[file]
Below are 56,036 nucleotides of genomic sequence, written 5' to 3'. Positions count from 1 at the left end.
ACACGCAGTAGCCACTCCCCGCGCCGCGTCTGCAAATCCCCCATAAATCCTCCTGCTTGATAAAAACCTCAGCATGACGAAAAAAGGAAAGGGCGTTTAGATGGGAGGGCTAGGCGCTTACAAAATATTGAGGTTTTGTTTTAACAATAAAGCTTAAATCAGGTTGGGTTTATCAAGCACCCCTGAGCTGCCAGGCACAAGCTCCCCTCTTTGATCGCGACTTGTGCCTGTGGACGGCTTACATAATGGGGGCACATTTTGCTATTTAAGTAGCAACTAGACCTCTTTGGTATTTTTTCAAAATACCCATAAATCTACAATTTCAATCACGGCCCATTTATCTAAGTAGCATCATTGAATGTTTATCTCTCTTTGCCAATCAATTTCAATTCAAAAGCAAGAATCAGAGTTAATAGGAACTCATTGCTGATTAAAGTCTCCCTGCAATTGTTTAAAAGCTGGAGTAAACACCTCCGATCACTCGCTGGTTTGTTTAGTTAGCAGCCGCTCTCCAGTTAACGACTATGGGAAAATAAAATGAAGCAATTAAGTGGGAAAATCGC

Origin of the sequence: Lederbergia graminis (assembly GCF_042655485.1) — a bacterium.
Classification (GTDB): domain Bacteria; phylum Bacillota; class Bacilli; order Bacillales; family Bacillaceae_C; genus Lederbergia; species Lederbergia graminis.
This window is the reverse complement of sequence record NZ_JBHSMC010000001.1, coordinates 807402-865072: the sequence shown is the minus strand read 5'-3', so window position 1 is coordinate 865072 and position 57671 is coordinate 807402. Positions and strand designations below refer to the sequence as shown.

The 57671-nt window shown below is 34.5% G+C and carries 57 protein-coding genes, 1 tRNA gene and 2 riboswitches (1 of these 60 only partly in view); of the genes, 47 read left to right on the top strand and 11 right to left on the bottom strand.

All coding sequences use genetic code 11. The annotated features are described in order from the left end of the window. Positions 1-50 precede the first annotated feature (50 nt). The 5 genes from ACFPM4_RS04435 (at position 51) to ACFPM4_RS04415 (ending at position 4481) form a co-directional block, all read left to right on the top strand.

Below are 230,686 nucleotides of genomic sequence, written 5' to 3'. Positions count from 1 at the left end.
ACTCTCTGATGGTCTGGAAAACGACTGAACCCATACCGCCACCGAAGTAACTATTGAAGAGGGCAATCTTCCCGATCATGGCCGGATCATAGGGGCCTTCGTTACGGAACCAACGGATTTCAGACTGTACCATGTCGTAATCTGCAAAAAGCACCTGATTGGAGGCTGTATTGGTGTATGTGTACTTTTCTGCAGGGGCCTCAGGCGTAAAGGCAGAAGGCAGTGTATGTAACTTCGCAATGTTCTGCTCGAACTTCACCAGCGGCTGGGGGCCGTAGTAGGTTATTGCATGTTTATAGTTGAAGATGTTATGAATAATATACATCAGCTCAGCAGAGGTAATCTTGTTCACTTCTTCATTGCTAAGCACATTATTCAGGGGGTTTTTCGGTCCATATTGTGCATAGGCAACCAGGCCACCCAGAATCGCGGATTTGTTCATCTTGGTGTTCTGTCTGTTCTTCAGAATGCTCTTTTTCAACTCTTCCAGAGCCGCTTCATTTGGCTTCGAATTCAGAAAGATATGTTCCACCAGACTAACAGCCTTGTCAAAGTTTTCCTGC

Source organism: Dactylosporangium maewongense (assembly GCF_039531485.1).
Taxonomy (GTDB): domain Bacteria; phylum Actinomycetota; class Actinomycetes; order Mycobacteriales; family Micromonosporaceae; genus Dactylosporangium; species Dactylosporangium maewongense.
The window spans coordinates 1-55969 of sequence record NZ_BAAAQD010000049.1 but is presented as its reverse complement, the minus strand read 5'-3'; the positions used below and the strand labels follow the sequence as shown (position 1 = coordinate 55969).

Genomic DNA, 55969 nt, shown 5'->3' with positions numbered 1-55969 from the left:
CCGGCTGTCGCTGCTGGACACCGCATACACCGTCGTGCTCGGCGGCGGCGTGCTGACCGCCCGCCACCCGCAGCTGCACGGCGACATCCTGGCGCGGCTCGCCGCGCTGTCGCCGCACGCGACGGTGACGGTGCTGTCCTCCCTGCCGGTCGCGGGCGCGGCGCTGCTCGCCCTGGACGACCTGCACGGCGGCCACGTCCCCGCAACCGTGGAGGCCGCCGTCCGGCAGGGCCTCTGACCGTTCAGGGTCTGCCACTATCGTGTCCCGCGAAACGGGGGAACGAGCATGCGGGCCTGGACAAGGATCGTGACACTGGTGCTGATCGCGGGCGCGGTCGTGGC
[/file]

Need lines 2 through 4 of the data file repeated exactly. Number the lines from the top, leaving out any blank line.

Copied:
ACACGCAGTAGCCACTCCCCGCGCCGCGTCTGCAAATCCCCCATAAATCCTCCTGCTTGATAAAAACCTCAGCATGACGAAAAAAGGAAAGGGCGTTTAGATGGGAGGGCTAGGCGCTTACAAAATATTGAGGTTTTGTTTTAACAATAAAGCTTAAATCAGGTTGGGTTTATCAAGCACCCCTGAGCTGCCAGGCACAAGCTCCCCTCTTTGATCGCGACTTGTGCCTGTGGACGGCTTACATAATGGGGGCACATTTTGCTATTTAAGTAGCAACTAGACCTCTTTGGTATTTTTTCAAAATACCCATAAATCTACAATTTCAATCACGGCCCATTTATCTAAGTAGCATCATTGAATGTTTATCTCTCTTTGCCAATCAATTTCAATTCAAAAGCAAGAATCAGAGTTAATAGGAACTCATTGCTGATTAAAGTCTCCCTGCAATTGTTTAAAAGCTGGAGTAAACACCTCCGATCACTCGCTGGTTTGTTTAGTTAGCAGCCGCTCTCCAGTTAACGACTATGGGAAAATAAAATGAAGCAATTAAGTGGGAAAATCGC

Origin of the sequence: Lederbergia graminis (assembly GCF_042655485.1) — a bacterium.
Classification (GTDB): domain Bacteria; phylum Bacillota; class Bacilli; order Bacillales; family Bacillaceae_C; genus Lederbergia; species Lederbergia graminis.